Kurt Vile – “Mount Airy Hill (Way Gone)”
2018’s Bottle It In sounded like an album recorded on tour, a stop-gap which, like the Courtney Barnett collab Lotta Sea Lice, helped quell anticipation and lighten the tension of a follow-up to Kurt Vile’s surprise success on B’lieve I’m Goin Down. (Watch My Moves) is only a little shorter than its predecessor, but much like B’lieve, makes the most of its lofty runtime. Vile crams as much as he can into each track, with the five and a half minute “Mount Airy Hill (Way Gone)” deserving to be that long and never feeling indulgent. “Mount Airy Hill” is welcomingly breezy, with its warm guitars and a warranted fade-out, evoking an even longer track that we’ll never get to hear. It fits Vile perfectly and is instantly familiar, the way an old sweater or say, a Kurt Vile album feels when you finally go back to it.
Alex G – “End Song – from “We’re All Going to the World’s Fair”
This score from Alex G isn’t exactly the follow-up to House of Sugar we were looking for, but not many albums really could be. Still, Alex has proven surprisingly adept at injecting the kind of wistful pathos into these snippets, something that seems obvious in hindsight. “End Song” takes that formula and builds it into the kind of crescendoing power that Alex has mastered on his last few releases. It’s as simple and effortless as possible, but never feels less than a song or a score, and more importantly, feels equally akin to Alex and a movie I’ve never seen.
Joyride! – “Worse for the Wear”
I will not use the term Pop Punk, with those two adjectives inherently degraded by their combination. But it’s hard to think of two words more befitting to describe Joyride!, although I have seen some people online use “Punk Pop” instead. With this amount of energy and spunk, it’s hard to believe this trio has been kicking around for almost a decade, and not just finishing up their sophomore year of high school. But “Worse for the Wear” has enough light to prove that’s a compliment, while never holding back in its snarl and propulsion. At times Jenna Marx’s vocals come close to approaching a decidedly un-California twang, but she never leans too far in either direction, always simultaneously rough and sweet in her delivery and her purpose.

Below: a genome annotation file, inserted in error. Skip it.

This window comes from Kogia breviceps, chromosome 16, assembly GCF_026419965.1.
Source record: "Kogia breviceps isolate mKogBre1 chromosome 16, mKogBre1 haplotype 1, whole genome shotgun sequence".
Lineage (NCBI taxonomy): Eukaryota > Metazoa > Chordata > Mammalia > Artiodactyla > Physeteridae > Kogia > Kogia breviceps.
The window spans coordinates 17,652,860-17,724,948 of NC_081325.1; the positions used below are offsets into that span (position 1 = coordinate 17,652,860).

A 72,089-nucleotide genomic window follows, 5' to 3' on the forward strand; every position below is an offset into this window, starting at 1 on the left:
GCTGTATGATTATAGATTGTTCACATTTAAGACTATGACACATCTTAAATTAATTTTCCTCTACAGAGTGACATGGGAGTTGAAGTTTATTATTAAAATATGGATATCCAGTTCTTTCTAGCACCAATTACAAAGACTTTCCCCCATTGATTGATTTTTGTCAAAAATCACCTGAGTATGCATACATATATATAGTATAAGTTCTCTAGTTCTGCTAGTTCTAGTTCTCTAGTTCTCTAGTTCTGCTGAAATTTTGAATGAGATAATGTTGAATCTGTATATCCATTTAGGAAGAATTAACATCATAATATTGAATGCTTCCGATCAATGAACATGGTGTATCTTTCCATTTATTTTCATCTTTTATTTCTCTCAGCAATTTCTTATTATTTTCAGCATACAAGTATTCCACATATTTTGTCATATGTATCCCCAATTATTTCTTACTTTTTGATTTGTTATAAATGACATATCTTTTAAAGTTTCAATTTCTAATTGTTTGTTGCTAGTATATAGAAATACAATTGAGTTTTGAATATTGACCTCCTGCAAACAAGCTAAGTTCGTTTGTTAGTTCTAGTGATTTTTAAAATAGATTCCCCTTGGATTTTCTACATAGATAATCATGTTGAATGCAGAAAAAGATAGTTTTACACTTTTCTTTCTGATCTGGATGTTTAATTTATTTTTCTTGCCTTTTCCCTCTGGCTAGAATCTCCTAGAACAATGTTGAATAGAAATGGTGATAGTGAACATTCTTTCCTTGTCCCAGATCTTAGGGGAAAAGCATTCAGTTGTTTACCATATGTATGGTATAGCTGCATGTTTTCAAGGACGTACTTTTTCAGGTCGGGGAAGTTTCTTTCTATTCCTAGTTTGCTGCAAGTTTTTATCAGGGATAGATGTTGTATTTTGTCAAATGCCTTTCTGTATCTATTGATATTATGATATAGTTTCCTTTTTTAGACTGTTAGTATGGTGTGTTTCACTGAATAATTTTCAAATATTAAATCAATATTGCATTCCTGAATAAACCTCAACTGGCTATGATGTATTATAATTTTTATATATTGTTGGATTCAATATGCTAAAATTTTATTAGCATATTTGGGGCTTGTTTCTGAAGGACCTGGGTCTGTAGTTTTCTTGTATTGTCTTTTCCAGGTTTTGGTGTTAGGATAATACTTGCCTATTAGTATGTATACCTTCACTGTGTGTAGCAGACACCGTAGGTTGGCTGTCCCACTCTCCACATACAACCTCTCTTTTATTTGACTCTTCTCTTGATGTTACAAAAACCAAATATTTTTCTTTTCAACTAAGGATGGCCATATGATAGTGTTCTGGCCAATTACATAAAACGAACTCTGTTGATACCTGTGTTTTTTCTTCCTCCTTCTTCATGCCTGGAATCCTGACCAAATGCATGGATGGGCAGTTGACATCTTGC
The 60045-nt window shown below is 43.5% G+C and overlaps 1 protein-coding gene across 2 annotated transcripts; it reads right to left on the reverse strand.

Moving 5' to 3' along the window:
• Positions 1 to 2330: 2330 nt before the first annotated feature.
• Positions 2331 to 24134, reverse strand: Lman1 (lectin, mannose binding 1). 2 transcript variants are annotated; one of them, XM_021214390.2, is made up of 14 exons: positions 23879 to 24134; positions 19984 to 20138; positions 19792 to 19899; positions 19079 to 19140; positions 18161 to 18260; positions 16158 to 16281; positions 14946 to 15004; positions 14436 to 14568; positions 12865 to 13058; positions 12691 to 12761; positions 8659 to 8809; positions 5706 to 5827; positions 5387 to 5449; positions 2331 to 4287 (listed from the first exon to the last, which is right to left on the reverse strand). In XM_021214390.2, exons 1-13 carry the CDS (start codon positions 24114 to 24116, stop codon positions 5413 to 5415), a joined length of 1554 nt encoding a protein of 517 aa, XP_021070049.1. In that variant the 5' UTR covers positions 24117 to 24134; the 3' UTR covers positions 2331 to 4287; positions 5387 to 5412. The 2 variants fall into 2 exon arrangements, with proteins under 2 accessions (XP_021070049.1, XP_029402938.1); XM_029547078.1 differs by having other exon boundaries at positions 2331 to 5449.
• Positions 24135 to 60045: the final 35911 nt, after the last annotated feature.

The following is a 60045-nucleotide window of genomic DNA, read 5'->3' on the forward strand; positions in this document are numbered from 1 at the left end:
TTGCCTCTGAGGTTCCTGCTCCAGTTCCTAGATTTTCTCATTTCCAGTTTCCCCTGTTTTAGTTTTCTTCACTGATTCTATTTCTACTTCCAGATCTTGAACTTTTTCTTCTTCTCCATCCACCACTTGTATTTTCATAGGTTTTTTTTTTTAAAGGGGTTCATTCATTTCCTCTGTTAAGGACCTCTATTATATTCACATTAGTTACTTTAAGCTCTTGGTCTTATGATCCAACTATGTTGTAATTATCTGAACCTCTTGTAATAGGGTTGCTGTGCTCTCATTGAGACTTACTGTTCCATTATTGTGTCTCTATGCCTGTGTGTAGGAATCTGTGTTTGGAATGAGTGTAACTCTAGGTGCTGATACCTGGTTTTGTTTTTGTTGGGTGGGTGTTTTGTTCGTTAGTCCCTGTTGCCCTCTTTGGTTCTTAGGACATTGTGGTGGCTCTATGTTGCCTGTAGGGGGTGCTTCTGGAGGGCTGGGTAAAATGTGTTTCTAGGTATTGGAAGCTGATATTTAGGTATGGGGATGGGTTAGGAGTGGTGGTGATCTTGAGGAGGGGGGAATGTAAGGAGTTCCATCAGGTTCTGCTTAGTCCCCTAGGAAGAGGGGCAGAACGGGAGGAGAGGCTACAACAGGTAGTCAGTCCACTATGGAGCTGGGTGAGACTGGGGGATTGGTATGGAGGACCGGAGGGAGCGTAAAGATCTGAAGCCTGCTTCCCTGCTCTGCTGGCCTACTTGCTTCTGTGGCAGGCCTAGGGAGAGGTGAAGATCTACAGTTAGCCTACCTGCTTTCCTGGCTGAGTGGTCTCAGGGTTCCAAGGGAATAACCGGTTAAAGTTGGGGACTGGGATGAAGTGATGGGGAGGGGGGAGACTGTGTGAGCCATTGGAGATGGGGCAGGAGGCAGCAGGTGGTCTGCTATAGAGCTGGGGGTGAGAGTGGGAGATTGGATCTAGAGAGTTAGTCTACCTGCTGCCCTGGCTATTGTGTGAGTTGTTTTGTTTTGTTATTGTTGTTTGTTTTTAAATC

Sault – “Air”
Mysterious British music collective Sault dropped this surprise album yesterday, but the real surprise is how completely devoid of R&B this album is. Rather, these tracks are mostly devoid of lyrics, focusing on choral singing with heavily orchestrated embellishments. The result unfolds like the score for an especially impressionistic sci-fi spaghetti western. While certainly not entertaining in the same way their last two stellar albums have been, Air is successful for what it is, and the title track exemplifies that bespoke sense of wonder and warmth. As the song envelops and builds, the strings both swell and give way to the choral percussion in equal measure. As rich as the song’s construction is, it’s not until the piano lead in the last minute, that you actually have time to consider it.
Anitta – “Envolver”
Even if the double-entendres on “Envolver” are lost to me, Anitta reeks the sexy charisma you would expect from a Brazilian pop singer, more so at least than on the embarrassingly obvious “I’d Rather Have Sex”. “Envolver” achieves what nearly every song on Versions of Me attempts, to be catchy in a good way, and to present Anitta as an individual musician offering a song specific to herself. There’s a reason it broke the record for the most-streamed song in a single day on Spotify, and now that it’s getting its proper album release it’s a shame Anitta couldn’t manage better bedfellows.